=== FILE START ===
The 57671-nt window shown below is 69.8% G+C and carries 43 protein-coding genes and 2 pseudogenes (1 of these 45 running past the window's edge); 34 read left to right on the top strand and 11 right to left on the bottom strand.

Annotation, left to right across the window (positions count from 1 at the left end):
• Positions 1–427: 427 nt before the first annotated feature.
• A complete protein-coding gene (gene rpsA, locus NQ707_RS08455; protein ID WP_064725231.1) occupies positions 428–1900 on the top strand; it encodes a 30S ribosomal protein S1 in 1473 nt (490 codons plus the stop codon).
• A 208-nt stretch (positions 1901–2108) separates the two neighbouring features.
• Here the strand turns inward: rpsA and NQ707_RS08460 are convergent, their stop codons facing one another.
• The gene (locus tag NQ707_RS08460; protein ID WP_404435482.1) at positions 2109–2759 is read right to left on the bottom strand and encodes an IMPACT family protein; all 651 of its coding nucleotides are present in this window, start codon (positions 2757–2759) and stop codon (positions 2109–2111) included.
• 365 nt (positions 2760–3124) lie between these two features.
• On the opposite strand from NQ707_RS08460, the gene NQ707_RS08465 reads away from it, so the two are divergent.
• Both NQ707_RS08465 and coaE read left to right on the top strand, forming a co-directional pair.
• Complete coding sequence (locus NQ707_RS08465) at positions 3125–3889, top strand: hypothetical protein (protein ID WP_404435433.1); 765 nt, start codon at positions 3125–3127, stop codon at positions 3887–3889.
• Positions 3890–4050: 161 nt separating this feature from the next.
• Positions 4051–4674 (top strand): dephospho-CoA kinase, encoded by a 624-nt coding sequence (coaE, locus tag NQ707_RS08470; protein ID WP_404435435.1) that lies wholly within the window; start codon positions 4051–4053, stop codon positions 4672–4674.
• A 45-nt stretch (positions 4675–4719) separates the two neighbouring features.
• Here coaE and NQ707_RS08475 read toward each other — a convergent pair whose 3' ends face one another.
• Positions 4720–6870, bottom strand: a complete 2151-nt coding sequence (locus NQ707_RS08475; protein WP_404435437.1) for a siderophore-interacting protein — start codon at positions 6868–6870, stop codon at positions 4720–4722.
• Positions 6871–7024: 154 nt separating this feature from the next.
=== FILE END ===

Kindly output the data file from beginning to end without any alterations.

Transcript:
The 57671-nt window shown below is 69.8% G+C and carries 43 protein-coding genes and 2 pseudogenes (1 of these 45 running past the window's edge); 34 read left to right on the top strand and 11 right to left on the bottom strand.

Annotation, left to right across the window (positions count from 1 at the left end):
• Positions 1–427: 427 nt before the first annotated feature.
• A complete protein-coding gene (gene rpsA, locus NQ707_RS08455; protein ID WP_064725231.1) occupies positions 428–1900 on the top strand; it encodes a 30S ribosomal protein S1 in 1473 nt (490 codons plus the stop codon).
• A 208-nt stretch (positions 1901–2108) separates the two neighbouring features.
• Here the strand turns inward: rpsA and NQ707_RS08460 are convergent, their stop codons facing one another.
• The gene (locus tag NQ707_RS08460; protein ID WP_404435482.1) at positions 2109–2759 is read right to left on the bottom strand and encodes an IMPACT family protein; all 651 of its coding nucleotides are present in this window, start codon (positions 2757–2759) and stop codon (positions 2109–2111) included.
• 365 nt (positions 2760–3124) lie between these two features.
• On the opposite strand from NQ707_RS08460, the gene NQ707_RS08465 reads away from it, so the two are divergent.
• Both NQ707_RS08465 and coaE read left to right on the top strand, forming a co-directional pair.
• Complete coding sequence (locus NQ707_RS08465) at positions 3125–3889, top strand: hypothetical protein (protein ID WP_404435433.1); 765 nt, start codon at positions 3125–3127, stop codon at positions 3887–3889.
• Positions 3890–4050: 161 nt separating this feature from the next.
• Positions 4051–4674 (top strand): dephospho-CoA kinase, encoded by a 624-nt coding sequence (coaE, locus tag NQ707_RS08470; protein ID WP_404435435.1) that lies wholly within the window; start codon positions 4051–4053, stop codon positions 4672–4674.
• A 45-nt stretch (positions 4675–4719) separates the two neighbouring features.
• Here coaE and NQ707_RS08475 read toward each other — a convergent pair whose 3' ends face one another.
• Positions 4720–6870, bottom strand: a complete 2151-nt coding sequence (locus NQ707_RS08475; protein WP_404435437.1) for a siderophore-interacting protein — start codon at positions 6868–6870, stop codon at positions 4720–4722.
• Positions 6871–7024: 154 nt separating this feature from the next.